* A friend who knows jokingly calls this "Mr. Rogers Carry". This method is highly dependent on placement, body type, and choice of firearm. As with any of these, spend some time carrying around the house on weekends first. Have a family member watch for printing. The thinner or more sheer the material, the tougher it is. Learn what not to do, like crouching down to create a point behind you.
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Old December 14, 2019, 08:07 PM   #45
Bartholomew Roberts
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Cosmodragon hit a nice point I didn’t consider. I live in Texas. So about 9 or more months out of the year, a cover garment as thick as a cardigan sweater is problematic. Because you are going to sweat like a pig.

So, some of the issues I’m experiencing probably reflect geography.
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Old December 14, 2019, 08:08 PM   #46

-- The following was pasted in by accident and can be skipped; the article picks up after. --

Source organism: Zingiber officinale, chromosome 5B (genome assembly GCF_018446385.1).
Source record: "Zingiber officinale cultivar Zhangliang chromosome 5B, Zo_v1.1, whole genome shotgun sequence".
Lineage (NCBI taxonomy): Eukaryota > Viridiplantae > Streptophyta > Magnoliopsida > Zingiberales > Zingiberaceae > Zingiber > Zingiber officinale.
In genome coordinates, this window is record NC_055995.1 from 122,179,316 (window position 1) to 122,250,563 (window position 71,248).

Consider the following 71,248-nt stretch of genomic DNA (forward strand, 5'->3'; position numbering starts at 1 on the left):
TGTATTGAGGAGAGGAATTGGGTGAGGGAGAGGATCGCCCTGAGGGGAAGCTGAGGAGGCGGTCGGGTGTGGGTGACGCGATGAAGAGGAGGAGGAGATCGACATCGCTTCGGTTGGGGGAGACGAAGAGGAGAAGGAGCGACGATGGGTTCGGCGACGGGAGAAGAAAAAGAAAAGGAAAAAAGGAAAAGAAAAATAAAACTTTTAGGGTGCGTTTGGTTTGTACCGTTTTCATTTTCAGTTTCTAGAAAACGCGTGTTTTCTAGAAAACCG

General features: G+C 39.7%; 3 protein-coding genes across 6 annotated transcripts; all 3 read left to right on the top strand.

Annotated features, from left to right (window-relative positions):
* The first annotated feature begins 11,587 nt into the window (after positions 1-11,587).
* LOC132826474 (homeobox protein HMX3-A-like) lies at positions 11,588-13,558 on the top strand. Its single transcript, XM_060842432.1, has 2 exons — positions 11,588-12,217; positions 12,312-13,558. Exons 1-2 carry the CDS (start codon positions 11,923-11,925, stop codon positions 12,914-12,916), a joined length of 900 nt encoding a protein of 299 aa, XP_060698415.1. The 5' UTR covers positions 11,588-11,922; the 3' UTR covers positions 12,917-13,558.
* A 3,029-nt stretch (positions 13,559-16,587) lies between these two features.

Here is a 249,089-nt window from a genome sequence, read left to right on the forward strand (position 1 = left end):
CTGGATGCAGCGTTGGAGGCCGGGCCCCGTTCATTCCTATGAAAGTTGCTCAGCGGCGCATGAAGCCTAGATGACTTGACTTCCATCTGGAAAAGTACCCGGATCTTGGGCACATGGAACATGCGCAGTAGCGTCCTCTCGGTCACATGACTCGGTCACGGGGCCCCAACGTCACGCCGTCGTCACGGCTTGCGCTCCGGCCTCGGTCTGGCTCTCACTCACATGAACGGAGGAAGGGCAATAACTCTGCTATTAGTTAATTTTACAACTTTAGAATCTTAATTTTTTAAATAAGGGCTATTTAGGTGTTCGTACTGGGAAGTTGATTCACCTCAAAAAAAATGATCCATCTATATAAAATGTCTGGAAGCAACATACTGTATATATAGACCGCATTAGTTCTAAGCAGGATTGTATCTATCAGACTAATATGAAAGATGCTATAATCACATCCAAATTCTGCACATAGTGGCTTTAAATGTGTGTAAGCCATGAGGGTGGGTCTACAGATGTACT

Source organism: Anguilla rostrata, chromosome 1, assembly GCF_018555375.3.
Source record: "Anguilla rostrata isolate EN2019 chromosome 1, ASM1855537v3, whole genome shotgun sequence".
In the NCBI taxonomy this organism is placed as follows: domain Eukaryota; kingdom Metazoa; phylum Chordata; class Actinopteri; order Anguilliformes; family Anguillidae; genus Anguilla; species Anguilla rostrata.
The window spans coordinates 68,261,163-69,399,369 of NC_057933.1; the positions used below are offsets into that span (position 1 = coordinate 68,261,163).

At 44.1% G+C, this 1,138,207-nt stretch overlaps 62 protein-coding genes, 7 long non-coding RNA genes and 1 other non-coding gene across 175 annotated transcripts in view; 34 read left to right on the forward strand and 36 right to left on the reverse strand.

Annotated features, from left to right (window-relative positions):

Bill DeShivs
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I've had a pistol in my pocket, without holster every day for 46 years. No one has EVER noticed.
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Old December 14, 2019, 09:22 PM   #47
AK103K
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I've had a pistol in my pocket, without holster every day for 46 years. No one has EVER noticed.
My buddy had a Walther TPH in his all the time, and every pair of his pants had a TPH "Skoal ring" in his front right pocket.

Naw, no one ever noticed.
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Old December 14, 2019, 11:45 PM   #48
Bartholomew Roberts
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I've had a pistol in my pocket, without holster every day for 46 years. No one has EVER noticed.
Never noticed or never commented? I think that is an important distinction to make. In my experience, many Americans only see what they expect to see. You could tape a Glock to your forehead and they wouldn’t notice because they don’t expect to see it.